(b) In particular and without qualifying the foregoing, a guardian shall:
(1) Become or remain personally acquainted with the ward and maintain sufficient contact with the ward to know of the ward’s capacities, limitations, needs, opportunities, and physical and mental health;
(2) Take reasonable care of the ward’s personal effects and commence protective proceedings if necessary to protect other property of the ward;
(3) Apply any available money of the ward to the ward’s current needs for health, support, education, or maintenance;
(4) Conserve any excess money of the ward for the ward’s future needs, but if a conservator has been appointed for the estate of the ward, the guardian, at least quarterly, shall pay to the conservator money of the ward to be conserved for the ward’s future needs; and
(5) Report the condition of the ward and of the ward’s estate that has been subject to the guardian’s possession or control, as ordered by the court on petition of any person interested in the ward’s welfare or as required by court rule.
(c) A guardian may:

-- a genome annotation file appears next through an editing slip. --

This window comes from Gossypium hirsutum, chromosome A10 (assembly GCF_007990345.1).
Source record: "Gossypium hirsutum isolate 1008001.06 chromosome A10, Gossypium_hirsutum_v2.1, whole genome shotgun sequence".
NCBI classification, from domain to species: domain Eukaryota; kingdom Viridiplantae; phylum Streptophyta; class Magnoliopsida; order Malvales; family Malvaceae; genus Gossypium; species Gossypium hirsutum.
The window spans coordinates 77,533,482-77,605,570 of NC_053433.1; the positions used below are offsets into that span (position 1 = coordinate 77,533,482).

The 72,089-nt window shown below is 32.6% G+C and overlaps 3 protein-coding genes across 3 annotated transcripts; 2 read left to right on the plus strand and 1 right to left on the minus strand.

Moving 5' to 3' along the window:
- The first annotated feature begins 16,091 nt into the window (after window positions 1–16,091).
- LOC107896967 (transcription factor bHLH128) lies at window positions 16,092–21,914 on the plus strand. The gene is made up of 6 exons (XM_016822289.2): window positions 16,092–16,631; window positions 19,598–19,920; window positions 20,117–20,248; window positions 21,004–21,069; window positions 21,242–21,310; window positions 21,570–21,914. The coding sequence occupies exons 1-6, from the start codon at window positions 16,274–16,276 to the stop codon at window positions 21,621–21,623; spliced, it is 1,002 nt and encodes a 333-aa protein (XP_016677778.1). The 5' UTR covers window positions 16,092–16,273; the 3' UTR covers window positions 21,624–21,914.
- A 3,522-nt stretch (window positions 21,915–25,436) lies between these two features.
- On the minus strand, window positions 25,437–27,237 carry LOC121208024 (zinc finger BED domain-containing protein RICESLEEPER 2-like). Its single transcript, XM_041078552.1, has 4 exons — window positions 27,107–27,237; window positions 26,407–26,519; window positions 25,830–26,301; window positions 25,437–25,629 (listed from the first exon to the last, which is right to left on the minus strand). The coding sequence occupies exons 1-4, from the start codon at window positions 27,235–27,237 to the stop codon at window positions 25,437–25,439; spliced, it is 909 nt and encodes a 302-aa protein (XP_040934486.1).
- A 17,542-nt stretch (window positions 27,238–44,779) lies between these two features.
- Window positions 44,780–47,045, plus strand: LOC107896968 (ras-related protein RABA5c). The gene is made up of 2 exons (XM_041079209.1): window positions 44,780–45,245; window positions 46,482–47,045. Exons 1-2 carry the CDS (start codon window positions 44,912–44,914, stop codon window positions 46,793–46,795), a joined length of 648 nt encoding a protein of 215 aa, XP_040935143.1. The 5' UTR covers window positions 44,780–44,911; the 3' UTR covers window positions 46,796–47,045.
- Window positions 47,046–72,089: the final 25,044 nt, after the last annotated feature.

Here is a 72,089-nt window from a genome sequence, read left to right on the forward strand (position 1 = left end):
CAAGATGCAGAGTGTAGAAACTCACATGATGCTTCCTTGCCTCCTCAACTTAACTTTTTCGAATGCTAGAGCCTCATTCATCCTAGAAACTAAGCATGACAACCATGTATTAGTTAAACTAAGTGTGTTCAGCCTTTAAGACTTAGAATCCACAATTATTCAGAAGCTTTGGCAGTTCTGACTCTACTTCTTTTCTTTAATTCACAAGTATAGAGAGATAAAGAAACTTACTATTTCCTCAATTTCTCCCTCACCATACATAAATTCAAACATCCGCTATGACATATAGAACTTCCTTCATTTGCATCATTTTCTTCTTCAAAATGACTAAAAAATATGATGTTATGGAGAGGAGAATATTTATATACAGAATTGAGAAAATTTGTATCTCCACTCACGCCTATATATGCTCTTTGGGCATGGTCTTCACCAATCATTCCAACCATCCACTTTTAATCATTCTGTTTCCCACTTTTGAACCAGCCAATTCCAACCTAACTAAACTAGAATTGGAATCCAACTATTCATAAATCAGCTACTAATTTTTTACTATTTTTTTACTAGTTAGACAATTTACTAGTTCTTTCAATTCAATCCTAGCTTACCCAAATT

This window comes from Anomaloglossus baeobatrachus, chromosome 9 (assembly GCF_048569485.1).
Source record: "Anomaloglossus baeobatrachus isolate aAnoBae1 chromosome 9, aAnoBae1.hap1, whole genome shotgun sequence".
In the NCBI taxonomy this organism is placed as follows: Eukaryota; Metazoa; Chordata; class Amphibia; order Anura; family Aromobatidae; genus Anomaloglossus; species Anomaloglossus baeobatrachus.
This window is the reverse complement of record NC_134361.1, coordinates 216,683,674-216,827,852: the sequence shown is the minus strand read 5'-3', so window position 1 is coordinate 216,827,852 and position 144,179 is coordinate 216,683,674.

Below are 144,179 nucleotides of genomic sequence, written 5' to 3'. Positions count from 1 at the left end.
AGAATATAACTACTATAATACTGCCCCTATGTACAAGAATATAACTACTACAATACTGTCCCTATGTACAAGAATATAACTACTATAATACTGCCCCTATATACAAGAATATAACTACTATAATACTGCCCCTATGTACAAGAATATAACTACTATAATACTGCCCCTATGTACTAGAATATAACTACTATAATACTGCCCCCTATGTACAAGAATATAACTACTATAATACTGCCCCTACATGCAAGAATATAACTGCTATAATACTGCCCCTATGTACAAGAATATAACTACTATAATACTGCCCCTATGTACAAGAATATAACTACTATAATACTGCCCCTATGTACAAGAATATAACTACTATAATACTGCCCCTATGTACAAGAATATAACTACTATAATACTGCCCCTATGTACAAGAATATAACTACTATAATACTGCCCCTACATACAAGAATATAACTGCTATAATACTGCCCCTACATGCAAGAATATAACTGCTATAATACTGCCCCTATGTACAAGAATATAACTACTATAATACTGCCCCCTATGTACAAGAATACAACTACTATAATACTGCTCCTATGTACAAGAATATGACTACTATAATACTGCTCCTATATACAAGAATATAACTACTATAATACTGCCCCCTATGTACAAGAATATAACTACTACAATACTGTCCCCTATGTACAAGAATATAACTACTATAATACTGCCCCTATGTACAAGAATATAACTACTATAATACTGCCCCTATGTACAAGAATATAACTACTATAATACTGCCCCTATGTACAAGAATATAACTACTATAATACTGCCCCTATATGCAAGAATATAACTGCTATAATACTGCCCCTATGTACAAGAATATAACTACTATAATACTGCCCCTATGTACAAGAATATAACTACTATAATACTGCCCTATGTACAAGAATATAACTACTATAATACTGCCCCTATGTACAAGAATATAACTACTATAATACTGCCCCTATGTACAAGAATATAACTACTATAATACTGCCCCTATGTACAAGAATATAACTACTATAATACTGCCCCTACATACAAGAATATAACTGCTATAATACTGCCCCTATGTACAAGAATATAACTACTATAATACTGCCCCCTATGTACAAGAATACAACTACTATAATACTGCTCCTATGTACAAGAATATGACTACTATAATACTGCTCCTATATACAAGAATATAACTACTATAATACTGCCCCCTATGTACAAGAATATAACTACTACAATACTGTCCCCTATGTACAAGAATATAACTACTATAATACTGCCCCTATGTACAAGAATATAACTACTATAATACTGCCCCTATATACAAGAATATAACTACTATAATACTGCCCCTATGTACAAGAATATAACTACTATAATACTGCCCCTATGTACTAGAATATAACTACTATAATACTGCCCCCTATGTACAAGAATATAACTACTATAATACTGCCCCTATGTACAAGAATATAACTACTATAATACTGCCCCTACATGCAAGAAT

(1) Receive money payable for the support of the ward to the ward’s parent, guardian, or custodian under the terms of any statutory benefit or insurance system or any private contract, devise, trust, conservatorship, or custodianship, and money or property of the ward paid or delivered pursuant to Section 26-2A-6;
(2) If consistent with the terms of any order by a court of competent jurisdiction relating to detention or commitment of the ward, take custody of the person of the ward and establish the ward’s place of abode within or without this state;
(3) If no conservator for the estate of the ward has been appointed, institute proceedings, including administrative proceedings, or take other appropriate action to compel the performance by any person of a duty to support the ward or to pay sums for the welfare of the ward;
(4) Consent to medical or other professional care, treatment, or advice for the ward without liability by reason of the consent for injury to the ward resulting from the negligence or acts of third persons unless a parent would have been liable in the circumstances;